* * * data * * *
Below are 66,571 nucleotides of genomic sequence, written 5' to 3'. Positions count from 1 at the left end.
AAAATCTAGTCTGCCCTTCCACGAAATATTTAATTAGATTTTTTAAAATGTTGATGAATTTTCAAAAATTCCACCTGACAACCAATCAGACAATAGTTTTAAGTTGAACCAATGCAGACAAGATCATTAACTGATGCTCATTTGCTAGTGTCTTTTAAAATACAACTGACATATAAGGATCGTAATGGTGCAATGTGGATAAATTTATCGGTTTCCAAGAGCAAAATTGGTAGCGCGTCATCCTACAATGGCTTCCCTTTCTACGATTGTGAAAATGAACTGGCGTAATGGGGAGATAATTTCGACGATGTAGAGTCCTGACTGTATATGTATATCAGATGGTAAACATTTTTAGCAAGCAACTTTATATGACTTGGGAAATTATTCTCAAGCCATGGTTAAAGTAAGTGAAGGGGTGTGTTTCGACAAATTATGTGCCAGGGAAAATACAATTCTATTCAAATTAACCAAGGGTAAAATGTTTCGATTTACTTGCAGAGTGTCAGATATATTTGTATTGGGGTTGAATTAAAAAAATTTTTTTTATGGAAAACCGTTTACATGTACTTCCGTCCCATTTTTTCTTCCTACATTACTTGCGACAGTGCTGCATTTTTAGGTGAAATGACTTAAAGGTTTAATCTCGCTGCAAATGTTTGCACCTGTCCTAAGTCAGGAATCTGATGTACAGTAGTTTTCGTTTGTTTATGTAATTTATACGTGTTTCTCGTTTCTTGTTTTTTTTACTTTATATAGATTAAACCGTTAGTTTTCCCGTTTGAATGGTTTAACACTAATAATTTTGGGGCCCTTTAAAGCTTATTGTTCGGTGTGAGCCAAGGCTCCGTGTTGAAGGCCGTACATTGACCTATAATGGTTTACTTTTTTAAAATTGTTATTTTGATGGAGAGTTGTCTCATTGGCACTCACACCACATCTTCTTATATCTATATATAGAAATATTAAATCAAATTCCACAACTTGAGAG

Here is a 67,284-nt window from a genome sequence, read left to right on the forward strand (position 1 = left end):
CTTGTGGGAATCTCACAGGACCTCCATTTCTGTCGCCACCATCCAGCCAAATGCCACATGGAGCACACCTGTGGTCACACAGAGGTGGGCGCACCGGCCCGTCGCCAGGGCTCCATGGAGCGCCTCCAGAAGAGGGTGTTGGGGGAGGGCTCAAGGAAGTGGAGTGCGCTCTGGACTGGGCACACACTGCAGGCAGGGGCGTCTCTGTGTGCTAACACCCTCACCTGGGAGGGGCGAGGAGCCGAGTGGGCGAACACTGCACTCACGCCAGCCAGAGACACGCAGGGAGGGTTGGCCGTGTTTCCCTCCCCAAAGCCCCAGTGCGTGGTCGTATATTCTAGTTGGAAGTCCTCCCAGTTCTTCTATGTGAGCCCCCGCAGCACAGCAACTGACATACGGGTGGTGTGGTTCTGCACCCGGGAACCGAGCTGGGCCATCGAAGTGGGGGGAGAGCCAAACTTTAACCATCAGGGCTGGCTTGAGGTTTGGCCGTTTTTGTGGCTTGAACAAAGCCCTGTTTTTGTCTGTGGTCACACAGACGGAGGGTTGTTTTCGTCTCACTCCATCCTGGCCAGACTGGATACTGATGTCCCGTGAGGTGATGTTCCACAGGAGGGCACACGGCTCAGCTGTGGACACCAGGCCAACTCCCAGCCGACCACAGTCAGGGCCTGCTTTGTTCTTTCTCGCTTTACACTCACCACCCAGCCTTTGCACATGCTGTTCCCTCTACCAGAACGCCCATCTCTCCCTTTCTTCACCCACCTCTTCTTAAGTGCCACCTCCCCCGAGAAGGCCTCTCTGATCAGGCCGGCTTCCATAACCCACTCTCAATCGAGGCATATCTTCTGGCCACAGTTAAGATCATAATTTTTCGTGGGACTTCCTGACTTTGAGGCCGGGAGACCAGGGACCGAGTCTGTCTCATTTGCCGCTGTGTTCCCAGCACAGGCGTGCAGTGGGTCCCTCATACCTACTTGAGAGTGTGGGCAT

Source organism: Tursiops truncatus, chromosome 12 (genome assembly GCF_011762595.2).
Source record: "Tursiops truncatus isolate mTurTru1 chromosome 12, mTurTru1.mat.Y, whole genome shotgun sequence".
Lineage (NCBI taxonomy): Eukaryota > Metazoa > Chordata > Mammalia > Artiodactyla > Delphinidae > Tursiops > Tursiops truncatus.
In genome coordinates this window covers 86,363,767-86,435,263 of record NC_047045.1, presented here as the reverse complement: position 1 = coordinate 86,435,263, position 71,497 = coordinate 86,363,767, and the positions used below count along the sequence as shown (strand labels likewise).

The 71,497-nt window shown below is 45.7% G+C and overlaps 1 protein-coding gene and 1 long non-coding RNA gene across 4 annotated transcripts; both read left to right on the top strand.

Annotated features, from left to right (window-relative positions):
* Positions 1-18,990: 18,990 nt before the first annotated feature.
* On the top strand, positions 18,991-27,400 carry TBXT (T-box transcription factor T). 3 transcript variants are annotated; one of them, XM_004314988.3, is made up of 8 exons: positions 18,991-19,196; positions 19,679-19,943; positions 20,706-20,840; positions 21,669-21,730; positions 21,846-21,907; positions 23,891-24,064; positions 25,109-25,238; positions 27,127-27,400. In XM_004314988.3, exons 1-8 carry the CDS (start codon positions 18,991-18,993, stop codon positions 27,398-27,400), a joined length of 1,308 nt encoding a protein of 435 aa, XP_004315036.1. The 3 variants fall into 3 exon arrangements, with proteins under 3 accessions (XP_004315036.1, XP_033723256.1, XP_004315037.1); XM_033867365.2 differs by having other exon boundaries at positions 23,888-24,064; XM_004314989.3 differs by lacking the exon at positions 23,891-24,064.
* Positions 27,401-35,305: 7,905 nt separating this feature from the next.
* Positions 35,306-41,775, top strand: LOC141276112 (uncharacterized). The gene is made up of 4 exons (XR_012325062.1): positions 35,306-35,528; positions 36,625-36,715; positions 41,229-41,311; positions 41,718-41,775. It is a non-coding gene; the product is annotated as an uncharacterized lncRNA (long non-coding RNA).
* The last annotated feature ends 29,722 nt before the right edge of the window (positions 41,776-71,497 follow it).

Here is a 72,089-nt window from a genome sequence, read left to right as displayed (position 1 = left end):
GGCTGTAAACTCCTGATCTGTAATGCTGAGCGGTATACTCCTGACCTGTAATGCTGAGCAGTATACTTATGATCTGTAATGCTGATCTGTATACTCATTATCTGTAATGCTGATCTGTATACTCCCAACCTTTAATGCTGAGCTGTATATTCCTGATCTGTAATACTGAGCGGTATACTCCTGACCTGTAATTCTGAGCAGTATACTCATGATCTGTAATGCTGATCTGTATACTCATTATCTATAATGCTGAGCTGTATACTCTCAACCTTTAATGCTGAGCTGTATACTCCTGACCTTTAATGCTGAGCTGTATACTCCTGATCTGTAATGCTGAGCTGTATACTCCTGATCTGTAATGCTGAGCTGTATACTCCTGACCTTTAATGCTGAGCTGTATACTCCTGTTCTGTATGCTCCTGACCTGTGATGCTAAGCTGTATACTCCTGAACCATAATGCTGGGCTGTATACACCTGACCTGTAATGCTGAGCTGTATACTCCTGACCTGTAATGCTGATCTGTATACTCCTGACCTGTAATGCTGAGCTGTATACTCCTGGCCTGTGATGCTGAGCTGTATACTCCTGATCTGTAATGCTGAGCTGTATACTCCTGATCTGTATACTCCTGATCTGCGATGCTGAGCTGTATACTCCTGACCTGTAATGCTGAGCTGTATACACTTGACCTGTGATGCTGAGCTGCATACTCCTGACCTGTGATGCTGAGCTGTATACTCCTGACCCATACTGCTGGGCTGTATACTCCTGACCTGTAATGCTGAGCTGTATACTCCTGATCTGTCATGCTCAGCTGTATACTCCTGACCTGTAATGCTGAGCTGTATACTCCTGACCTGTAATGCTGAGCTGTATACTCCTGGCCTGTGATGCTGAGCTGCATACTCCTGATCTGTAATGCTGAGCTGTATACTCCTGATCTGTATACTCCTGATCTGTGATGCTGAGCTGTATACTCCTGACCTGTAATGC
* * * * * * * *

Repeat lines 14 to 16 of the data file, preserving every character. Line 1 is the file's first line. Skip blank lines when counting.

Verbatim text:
* Positions 35,306-41,775, top strand: LOC141276112 (uncharacterized). The gene is made up of 4 exons (XR_012325062.1): positions 35,306-35,528; positions 36,625-36,715; positions 41,229-41,311; positions 41,718-41,775. It is a non-coding gene; the product is annotated as an uncharacterized lncRNA (long non-coding RNA).
* The last annotated feature ends 29,722 nt before the right edge of the window (positions 41,776-71,497 follow it).

Here is a 72,089-nt window from a genome sequence, read left to right as displayed (position 1 = left end):